Sunday, October 2, 2011

Living Faith

I'm fascinated by the Lutheran understanding of vocation.  One of the best examples of vocational living is my friend, Peg Armstrong-Gustafson.  She recently received the Great Samaritan Award from our local Thrivent Chapter.  Here are the comments that were shared by Ruth Hiddleson at the awards presentation.

Peg Armstrong-Gustafson grew up in northeast Iowa near Decorah.  She was active in Future Farmers of America (FFA), elected state FFA reporter in 1975; later becoming the first woman state president and in 1977 became National FFA vice president and  subsequently the National FFA president.  Another reason for liking FFA, she met her husband Gregg through FFA. He was a district officer from Northwest Iowa.  The couple has a daughter Alex, a student at ISU. 
She attended Iowa State University where she earned a degree in animal science.Peg went on to graduate with an MBA from Drake University and has also studied international finance at City University in London. 
Although she has strong ties to Iowa, she is anything but tied down, having traveled to locations all over the world including Greece, Italy, England, Thailand, Chile, Argentina, Brazil, Turkey and North and South Viet Nam. 
“I find every place I go beautiful because the people are just fascinating,” said Peg. “When I travel, I think, 'How can I experience this culture?'” 
With her enthusiasm for overseas travel and interest in cultures worldwide, it’s not surprising to learn that Peg’s business has a global purpose.  She is the founder of Amson Technology, LC, which provides consulting services in climate change, sustainability and carbon offsets.  Peg’s vision – and the vision of Amson Technology – is to alleviate world hunger through the sharing and application of technology to create a new sustainable agricultural footprint.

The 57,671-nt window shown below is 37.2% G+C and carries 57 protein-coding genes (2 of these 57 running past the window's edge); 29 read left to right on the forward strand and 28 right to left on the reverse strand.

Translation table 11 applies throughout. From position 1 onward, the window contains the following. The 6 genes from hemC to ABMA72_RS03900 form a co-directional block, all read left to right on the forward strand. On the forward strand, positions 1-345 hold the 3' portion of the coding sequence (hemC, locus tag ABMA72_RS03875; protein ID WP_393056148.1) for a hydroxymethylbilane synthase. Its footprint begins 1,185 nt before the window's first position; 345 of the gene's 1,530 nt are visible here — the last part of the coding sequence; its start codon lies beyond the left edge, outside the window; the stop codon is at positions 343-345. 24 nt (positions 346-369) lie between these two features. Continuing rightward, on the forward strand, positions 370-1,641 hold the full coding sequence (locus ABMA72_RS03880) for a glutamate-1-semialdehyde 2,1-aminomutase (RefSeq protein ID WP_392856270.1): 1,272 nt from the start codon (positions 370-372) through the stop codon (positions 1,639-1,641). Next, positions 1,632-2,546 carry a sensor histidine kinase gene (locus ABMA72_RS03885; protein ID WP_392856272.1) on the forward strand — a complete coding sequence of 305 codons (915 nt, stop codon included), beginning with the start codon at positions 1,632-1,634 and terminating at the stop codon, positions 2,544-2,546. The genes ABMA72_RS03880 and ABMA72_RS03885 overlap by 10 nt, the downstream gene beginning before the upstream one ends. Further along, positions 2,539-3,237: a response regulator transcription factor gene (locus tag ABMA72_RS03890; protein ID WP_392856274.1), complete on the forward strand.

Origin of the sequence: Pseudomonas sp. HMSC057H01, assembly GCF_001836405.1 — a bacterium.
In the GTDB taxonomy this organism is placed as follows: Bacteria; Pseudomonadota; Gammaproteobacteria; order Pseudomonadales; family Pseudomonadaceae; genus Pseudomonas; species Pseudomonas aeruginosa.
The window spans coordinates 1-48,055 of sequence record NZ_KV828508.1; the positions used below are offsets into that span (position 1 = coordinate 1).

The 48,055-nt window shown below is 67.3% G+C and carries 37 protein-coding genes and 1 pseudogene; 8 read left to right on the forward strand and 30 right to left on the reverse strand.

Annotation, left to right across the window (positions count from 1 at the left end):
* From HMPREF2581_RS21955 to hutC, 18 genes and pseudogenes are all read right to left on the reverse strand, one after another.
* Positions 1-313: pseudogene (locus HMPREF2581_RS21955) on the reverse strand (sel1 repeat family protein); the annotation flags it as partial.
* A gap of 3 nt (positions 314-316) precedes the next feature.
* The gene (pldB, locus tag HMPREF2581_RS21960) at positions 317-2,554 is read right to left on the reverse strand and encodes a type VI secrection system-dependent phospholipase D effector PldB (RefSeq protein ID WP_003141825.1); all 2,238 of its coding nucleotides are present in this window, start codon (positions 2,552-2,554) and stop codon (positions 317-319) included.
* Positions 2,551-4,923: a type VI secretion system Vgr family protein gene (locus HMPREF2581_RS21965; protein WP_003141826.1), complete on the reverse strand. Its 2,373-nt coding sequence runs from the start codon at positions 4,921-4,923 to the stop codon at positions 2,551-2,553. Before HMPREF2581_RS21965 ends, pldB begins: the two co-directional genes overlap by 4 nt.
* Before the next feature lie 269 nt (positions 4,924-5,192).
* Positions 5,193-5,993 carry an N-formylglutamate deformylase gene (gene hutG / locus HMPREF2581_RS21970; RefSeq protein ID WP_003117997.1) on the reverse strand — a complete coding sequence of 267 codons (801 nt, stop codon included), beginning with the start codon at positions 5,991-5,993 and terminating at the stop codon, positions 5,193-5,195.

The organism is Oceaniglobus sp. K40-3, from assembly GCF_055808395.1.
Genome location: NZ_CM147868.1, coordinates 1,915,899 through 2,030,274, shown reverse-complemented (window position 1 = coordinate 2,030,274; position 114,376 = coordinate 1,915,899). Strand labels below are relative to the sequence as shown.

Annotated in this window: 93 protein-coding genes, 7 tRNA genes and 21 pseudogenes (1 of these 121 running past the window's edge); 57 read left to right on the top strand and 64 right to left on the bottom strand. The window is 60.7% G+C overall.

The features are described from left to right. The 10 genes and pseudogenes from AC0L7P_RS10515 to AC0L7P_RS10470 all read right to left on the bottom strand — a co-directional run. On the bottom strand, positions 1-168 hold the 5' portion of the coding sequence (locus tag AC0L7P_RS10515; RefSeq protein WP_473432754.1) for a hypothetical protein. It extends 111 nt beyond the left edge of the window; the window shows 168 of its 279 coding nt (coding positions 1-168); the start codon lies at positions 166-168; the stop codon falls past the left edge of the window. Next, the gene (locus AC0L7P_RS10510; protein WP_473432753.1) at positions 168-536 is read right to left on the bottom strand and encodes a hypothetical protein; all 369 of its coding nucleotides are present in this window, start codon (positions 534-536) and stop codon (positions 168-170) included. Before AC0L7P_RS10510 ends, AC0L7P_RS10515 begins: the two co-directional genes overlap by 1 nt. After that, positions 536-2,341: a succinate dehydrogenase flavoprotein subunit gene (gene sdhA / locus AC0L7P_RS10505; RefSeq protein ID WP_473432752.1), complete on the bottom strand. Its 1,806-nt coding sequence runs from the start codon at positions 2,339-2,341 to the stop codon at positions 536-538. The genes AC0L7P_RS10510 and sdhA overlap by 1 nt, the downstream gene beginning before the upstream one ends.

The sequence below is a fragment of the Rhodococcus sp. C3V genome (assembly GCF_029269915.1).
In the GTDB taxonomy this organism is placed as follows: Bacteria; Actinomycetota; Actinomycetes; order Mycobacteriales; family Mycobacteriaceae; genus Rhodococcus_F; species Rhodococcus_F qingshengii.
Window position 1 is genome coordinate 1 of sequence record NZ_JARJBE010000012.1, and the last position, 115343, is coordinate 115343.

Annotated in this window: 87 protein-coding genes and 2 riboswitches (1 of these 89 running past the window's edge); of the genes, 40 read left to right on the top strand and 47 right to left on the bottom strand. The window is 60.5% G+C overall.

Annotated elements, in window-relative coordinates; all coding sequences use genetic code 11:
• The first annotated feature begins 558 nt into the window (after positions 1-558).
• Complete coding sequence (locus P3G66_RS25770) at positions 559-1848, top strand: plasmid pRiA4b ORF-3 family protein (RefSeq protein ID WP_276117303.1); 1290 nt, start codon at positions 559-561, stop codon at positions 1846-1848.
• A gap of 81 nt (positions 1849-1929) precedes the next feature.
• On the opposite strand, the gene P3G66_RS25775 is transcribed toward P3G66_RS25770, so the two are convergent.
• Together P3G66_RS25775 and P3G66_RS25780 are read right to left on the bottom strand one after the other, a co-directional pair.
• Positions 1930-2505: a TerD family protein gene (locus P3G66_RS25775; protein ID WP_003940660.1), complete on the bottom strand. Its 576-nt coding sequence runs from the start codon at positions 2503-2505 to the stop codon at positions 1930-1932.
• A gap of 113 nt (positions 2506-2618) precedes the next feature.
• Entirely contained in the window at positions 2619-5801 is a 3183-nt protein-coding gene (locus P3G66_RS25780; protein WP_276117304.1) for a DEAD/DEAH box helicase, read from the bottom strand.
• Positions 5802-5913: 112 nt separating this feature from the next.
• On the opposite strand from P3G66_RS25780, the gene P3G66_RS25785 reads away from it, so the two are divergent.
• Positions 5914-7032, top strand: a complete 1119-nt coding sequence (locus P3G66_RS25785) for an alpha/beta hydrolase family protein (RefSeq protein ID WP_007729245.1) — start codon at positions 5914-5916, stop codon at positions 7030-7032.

Peg is the primary author of a methodology in which bacteria replaces nitrogen fertilizer to create a more sustainable agricultural production system in developing countries.  She explains, “The production of nitrogen fertilizer is very energy intensive and releases considerable carbon dioxide emissions.  If we can eliminate the application of nitrogen fertilizer on crops such as soybeans and cowpeas, we can permanently reduce the amount of nitrogen fertilizer produced – and avoid the carbon dioxide it creates.” 
Two summers ago, the UN gave approval for the broad application of this methodology – the first agricultural climate change methodology in the world. 
As part of the Kyoto Protocol, which industrialized countries have signed as a commitment to reduce their emissions of greenhouse gases, it is a historic accomplishment in the area of climate change.  “Plants are the one thing that take carbon out of the air,” said Peg.  “The UN’s decision highlights how agriculture can provide solutions to climate change issues  while  feeding a growing world population.  While this initiative helps with climate change, the greatest value is that I am able to take agricultural technology to parts of the world that are starving and hopefully help them grow more food to feed themselves.  That is my goal. 
We work with the Lutheran World Relief workers on the ground in Africa.  They have the network of farmers that we need.  The UN mandated that the carbon reduction systems go to third world countries.  This is very important as the people in these countries get access to technology that they would never be able to pay for.  The key is we are taking these methods to parts of Africa where the people can be helped.  It’s a mutually beneficial project. The methodology teaches farmers better use of their water and land, which leads to increased crop yields, which leads to a higher caloric intake for the people in these communities.  Extra food that is not consumed can then be sold into the market place which helps improve their economic position.  It is an environmentally and economically sensible model.  The long term goal of the project is to see the new technology expand beyond the borders of the project and be adopted by all farmers to create a more sustainable and productive farming operation!" 
Who says one person doesn’t make a difference?

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